We’re so glad you found our website. Whether you’re visiting us from another part of the world, or from right here in the Huntersville, North Carolina area — welcome!

We’re so glad you found our website. Whether you’re visiting us from another part of the world, or from right here in the Huntersville, North Carolina area — welcome!

We’re so glad you found our website. Whether you’re visiting us from another part of the world, or from right here in the Huntersville, North Carolina area — welcome!

Pastor Paul's Blog

If You Could Ask God One Question, What Would It Be?

Today is Ash Wednesday, the beginning of the season of preparation the church observes in anticipation of Easter. The season is called Lent. It is a season of 40 days, not including Sundays, that invites those that will to commit to a time of deep reflection and spiritual practice, concluding we believe in a joyous and triumphant celebration of God’s work in us at Easter. In our Christian tradition, the season of Lent it is often a time of denying of ourselves, the giving up of certain things, or of taking on things, or challenging ourselves by the taking on of things like the spiritual disciplines of prayer, fasting and the commitment to study the scriptures more faithfully and intentionally. On Ash Wednesday, we begin this journey toward Easter with a somber, meditative service of worship in which I take ashes, make the sign of the cross on the forehead of the parishioner, and tell them they are going to die: ”Remember you are dust, and to dust you shall return.” and/or “ Repent, and believe the Gospel.” Those words are also spoken to me. We are not really comfortable thinking about our own death, and therefore there is often this awkwardness I feel on this night. The awkwardness comes from my own struggles with death and dying, and often is written on the face of the person as I draw this sign of death on them, the sign of the cross.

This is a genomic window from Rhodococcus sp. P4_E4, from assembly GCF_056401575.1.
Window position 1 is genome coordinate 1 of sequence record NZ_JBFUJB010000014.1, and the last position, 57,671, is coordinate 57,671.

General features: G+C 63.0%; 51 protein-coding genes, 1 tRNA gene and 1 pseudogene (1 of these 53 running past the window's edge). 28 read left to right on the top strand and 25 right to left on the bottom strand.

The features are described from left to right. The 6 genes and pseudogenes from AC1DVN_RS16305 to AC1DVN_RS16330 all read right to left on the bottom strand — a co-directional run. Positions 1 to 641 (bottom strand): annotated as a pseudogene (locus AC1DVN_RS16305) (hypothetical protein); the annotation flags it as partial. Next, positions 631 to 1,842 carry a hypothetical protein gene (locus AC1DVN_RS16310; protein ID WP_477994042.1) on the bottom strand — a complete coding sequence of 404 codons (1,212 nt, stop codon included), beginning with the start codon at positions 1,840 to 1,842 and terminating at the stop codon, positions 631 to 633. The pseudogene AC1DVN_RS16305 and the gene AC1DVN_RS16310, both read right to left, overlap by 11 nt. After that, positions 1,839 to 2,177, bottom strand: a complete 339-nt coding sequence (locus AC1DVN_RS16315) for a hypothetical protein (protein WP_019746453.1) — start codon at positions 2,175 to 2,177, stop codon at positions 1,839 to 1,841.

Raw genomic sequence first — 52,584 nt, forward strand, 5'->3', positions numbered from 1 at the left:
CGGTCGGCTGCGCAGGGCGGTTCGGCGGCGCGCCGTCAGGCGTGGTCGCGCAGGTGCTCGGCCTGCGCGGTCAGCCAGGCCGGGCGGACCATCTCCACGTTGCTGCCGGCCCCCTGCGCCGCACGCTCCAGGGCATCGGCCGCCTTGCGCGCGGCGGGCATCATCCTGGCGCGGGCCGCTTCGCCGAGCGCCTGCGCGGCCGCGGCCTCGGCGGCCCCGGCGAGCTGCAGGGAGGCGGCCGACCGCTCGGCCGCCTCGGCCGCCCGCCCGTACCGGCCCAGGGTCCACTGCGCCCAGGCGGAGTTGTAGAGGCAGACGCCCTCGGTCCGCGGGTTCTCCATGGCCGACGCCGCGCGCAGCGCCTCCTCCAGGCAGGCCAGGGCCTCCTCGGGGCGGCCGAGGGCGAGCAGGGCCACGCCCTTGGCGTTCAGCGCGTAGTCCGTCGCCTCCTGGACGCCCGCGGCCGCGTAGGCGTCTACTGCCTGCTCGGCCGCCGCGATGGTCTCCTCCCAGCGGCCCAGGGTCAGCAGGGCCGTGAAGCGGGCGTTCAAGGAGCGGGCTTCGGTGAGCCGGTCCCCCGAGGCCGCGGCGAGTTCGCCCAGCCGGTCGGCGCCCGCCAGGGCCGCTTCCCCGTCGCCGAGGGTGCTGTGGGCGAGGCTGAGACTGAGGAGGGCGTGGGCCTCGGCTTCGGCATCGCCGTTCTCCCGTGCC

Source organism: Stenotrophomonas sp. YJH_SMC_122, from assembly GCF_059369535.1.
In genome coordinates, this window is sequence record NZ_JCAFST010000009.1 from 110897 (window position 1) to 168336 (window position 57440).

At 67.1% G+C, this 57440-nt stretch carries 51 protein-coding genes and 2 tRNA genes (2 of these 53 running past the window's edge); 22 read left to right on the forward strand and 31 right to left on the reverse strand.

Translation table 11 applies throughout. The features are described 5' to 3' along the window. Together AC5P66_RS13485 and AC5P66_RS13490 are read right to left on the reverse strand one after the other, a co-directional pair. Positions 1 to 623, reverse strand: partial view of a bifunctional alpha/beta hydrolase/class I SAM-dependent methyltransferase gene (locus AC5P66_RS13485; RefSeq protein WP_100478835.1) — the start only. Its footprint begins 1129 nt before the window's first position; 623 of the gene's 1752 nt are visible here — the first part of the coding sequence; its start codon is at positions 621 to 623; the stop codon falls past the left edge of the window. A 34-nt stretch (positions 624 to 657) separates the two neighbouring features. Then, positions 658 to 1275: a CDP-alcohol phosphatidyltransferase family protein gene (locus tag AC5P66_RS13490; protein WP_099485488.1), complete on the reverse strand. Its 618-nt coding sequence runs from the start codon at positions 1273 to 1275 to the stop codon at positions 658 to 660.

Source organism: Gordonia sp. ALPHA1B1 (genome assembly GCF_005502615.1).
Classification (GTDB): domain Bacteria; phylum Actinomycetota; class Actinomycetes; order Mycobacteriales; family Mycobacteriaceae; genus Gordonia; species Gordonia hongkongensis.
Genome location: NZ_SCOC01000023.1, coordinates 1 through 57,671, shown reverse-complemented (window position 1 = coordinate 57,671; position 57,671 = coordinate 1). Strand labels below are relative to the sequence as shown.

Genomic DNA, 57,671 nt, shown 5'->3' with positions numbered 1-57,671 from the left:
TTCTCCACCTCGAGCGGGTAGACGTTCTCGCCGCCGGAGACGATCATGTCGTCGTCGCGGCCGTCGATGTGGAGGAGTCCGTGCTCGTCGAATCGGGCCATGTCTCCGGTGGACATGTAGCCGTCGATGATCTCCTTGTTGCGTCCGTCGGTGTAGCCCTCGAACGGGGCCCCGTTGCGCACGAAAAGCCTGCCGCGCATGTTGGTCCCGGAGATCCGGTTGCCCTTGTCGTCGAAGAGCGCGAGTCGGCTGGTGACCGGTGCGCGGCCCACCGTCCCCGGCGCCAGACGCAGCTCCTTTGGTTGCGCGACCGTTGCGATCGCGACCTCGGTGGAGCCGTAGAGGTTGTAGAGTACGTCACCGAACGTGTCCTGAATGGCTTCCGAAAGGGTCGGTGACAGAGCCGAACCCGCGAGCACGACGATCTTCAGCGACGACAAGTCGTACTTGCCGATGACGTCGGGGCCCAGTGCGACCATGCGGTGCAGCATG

This year, I am feeling a deep sense of dis-ease. I am increasingly aware that many of the Church’s typical responses to life’s challenges, (i.e. the reality of death, the questions of good and evil), can be unsatisfactory. This year, I feel a profound uneasiness with church doing “business as usual” and “just going through the motions.” Cliché’ and pithy answers aren’t doing it for me. I’m looking and seeking for something deeper, and I think those around me are as well. I’m committing myself to going deeper, to wrestling with some of the more difficult questions that are asked of our faith, and not settling for the pat answer.

And so, what about you? Are you willing to ask and grapple with some tough questions in the weeks ahead? Here is what I’m asking the folks in my church to do: “If you could ask God one thing, what would it be?” I would welcome your question. Send it to me in a way that is comfortable for you. The folks at Huntersville UMC are going to be given the opportunity to write their question of God on a puzzle piece to be fit with lots of other pieces to form a large puzzle. I’m going to incorporate the questions into sermons and blogs over the next few weeks. I fully understand that I AM NOT GOD and won’t be able to begin to search the depths and magnitude of God’s mysteries. But, I have faith that if we ask and are willing to journey with God and the community of faith in the spiritual disciplines as described above, God is willing and able to speak into our hearts and minds answers that prove satisfactory. It will be the journey and process of grappling that deepens our trust and reliance on God.

I hope you have a holy Lent and I look forward to hearing from you.